Διεθνή Media

Technology will widen pay gap and hit women hardest – Davos report

the guardian - Sun, 21/01/2018 - 14:20

Research into jobs finds men’s dominance in IT and biotech is reversing trend towards equality

The gulf between men and women at work – in both pay and status – is likely to widen unless action is taken to tackle inequality in high-growth sectors such as technology, say researchers at this week’s World Economic Forum summit in Davos.

A new WEF report on the future of jobs finds the dominance of men in industries such as information and biotechnology, coupled with the enduring failure of women to rise to the top even in the health and education sectors, is helping to reverse gender equality after years of improvements.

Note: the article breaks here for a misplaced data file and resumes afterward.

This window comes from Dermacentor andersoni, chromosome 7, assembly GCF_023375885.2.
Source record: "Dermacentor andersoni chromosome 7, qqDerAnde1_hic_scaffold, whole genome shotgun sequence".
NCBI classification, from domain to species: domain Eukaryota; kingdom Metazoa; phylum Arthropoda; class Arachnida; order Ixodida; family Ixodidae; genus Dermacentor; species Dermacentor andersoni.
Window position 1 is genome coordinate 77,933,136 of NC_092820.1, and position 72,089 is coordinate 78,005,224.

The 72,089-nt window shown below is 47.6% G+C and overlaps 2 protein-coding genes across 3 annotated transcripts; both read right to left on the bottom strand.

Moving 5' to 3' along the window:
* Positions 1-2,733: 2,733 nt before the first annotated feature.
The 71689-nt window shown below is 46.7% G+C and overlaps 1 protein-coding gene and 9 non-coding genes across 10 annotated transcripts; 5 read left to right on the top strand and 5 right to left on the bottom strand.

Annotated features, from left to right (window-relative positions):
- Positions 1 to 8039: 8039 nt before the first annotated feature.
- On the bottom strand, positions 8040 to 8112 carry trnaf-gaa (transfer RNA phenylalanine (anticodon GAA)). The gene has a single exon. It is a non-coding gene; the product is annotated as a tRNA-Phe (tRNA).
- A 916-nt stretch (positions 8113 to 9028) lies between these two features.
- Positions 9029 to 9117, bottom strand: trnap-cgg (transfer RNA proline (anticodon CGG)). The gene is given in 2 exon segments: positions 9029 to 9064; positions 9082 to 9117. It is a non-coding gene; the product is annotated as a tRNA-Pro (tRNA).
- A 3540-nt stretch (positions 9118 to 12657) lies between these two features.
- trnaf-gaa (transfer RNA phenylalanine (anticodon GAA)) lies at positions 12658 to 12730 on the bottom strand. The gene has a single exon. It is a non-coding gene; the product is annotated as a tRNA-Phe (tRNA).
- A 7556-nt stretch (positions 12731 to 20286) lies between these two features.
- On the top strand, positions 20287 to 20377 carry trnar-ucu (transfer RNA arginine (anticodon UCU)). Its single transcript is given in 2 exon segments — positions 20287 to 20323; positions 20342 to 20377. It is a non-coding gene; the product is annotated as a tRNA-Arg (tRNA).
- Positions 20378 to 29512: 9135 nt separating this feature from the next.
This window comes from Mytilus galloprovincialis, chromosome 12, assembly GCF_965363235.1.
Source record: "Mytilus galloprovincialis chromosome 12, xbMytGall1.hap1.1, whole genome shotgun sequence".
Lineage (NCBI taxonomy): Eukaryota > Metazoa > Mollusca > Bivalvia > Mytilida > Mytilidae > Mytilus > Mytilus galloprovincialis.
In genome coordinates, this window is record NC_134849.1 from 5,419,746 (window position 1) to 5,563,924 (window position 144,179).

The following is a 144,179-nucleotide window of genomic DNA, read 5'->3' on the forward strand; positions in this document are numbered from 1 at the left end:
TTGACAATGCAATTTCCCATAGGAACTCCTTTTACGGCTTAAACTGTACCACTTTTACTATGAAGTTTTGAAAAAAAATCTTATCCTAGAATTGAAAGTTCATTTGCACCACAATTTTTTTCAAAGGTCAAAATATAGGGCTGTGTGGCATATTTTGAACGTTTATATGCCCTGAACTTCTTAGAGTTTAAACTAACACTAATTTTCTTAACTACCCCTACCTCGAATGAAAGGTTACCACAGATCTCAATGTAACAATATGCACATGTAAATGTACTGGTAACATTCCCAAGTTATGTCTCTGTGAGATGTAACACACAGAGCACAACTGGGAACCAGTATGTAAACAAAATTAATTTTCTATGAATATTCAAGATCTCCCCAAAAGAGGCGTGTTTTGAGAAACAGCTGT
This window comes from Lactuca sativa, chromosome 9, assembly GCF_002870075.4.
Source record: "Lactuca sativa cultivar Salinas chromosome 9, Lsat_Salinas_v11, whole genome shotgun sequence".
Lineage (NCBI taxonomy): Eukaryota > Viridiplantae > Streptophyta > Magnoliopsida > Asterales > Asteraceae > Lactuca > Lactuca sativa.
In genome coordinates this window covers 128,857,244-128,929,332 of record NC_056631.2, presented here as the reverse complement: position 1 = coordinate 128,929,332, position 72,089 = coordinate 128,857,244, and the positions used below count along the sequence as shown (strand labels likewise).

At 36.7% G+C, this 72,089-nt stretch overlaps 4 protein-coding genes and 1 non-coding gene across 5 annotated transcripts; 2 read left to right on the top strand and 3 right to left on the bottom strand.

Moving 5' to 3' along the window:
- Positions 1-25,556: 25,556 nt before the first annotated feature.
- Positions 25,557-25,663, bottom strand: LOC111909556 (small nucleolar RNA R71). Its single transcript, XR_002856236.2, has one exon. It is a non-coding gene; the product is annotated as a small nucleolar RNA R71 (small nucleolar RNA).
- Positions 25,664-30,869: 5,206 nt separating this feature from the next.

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Michigan State Trustee Asks President to Resign Over Nassar Scandal

NYTimes - Sun, 21/01/2018 - 08:23
Breaking ranks with the board, the trustee said new leadership would “allow the healing process to begin” after a former university doctor pleaded guilty to sex abuse.
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How I save children from bullies

bbc education - Sun, 21/01/2018 - 02:13
Alex suffered severe racial bullying when at school. Now he's been recognised by the Queen for his efforts to wipe out bullying.
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What do children think of modern art?

bbc education - Sun, 21/01/2018 - 02:10
Six contemporary artists have designed prints for children. But what do they think of them?
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The school cat - cartoon

the guardian - Sun, 21/01/2018 - 02:05

Chris Riddell on asset stripping in academy trusts